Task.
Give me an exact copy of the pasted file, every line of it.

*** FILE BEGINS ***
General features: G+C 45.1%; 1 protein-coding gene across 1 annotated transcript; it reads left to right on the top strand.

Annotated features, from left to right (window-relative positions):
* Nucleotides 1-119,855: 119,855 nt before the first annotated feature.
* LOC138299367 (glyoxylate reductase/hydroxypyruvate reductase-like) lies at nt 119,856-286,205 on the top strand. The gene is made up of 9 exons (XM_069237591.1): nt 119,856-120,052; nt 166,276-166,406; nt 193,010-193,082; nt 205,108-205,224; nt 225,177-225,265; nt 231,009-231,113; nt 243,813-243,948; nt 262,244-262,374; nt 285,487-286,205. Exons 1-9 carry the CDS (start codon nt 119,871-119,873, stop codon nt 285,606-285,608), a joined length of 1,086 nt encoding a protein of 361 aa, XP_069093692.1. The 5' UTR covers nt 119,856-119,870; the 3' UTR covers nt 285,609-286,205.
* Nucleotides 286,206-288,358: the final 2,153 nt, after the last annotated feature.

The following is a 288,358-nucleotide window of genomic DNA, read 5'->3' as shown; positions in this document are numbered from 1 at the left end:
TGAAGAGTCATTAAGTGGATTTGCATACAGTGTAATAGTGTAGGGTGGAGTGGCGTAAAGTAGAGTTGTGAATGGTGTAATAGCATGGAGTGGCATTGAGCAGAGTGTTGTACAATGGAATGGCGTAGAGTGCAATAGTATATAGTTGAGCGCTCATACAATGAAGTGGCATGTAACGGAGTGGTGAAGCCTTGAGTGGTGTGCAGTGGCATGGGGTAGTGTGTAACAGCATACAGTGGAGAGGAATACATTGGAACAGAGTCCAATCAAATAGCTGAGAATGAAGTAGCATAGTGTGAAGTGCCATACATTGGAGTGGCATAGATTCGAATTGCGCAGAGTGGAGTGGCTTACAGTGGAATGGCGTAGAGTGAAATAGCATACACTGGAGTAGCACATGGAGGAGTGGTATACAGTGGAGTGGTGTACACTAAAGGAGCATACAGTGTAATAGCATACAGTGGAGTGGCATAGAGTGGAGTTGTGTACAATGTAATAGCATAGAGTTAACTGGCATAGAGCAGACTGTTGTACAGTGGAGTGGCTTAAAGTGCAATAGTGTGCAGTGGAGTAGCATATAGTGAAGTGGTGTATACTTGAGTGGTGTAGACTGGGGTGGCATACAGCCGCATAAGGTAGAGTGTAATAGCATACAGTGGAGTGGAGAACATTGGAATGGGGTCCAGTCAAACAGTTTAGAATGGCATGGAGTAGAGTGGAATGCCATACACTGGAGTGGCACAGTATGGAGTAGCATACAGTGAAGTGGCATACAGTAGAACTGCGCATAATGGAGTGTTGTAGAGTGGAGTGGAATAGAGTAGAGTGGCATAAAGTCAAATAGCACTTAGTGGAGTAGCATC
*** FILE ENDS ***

General features: G+C 45.1%; 1 protein-coding gene across 1 annotated transcript; it reads left to right on the top strand.

Annotated features, from left to right (window-relative positions):
* Nucleotides 1-119,855: 119,855 nt before the first annotated feature.
* LOC138299367 (glyoxylate reductase/hydroxypyruvate reductase-like) lies at nt 119,856-286,205 on the top strand. The gene is made up of 9 exons (XM_069237591.1): nt 119,856-120,052; nt 166,276-166,406; nt 193,010-193,082; nt 205,108-205,224; nt 225,177-225,265; nt 231,009-231,113; nt 243,813-243,948; nt 262,244-262,374; nt 285,487-286,205. Exons 1-9 carry the CDS (start codon nt 119,871-119,873, stop codon nt 285,606-285,608), a joined length of 1,086 nt encoding a protein of 361 aa, XP_069093692.1. The 5' UTR covers nt 119,856-119,870; the 3' UTR covers nt 285,609-286,205.
* Nucleotides 286,206-288,358: the final 2,153 nt, after the last annotated feature.

The following is a 288,358-nucleotide window of genomic DNA, read 5'->3' as shown; positions in this document are numbered from 1 at the left end:
TGAAGAGTCATTAAGTGGATTTGCATACAGTGTAATAGTGTAGGGTGGAGTGGCGTAAAGTAGAGTTGTGAATGGTGTAATAGCATGGAGTGGCATTGAGCAGAGTGTTGTACAATGGAATGGCGTAGAGTGCAATAGTATATAGTTGAGCGCTCATACAATGAAGTGGCATGTAACGGAGTGGTGAAGCCTTGAGTGGTGTGCAGTGGCATGGGGTAGTGTGTAACAGCATACAGTGGAGAGGAATACATTGGAACAGAGTCCAATCAAATAGCTGAGAATGAAGTAGCATAGTGTGAAGTGCCATACATTGGAGTGGCATAGATTCGAATTGCGCAGAGTGGAGTGGCTTACAGTGGAATGGCGTAGAGTGAAATAGCATACACTGGAGTAGCACATGGAGGAGTGGTATACAGTGGAGTGGTGTACACTAAAGGAGCATACAGTGTAATAGCATACAGTGGAGTGGCATAGAGTGGAGTTGTGTACAATGTAATAGCATAGAGTTAACTGGCATAGAGCAGACTGTTGTACAGTGGAGTGGCTTAAAGTGCAATAGTGTGCAGTGGAGTAGCATATAGTGAAGTGGTGTATACTTGAGTGGTGTAGACTGGGGTGGCATACAGCCGCATAAGGTAGAGTGTAATAGCATACAGTGGAGTGGAGAACATTGGAATGGGGTCCAGTCAAACAGTTTAGAATGGCATGGAGTAGAGTGGAATGCCATACACTGGAGTGGCACAGTATGGAGTAGCATACAGTGAAGTGGCATACAGTAGAACTGCGCATAATGGAGTGTTGTAGAGTGGAGTGGAATAGAGTAGAGTGGCATAAAGTCAAATAGCACTTAGTGGAGTAGCATC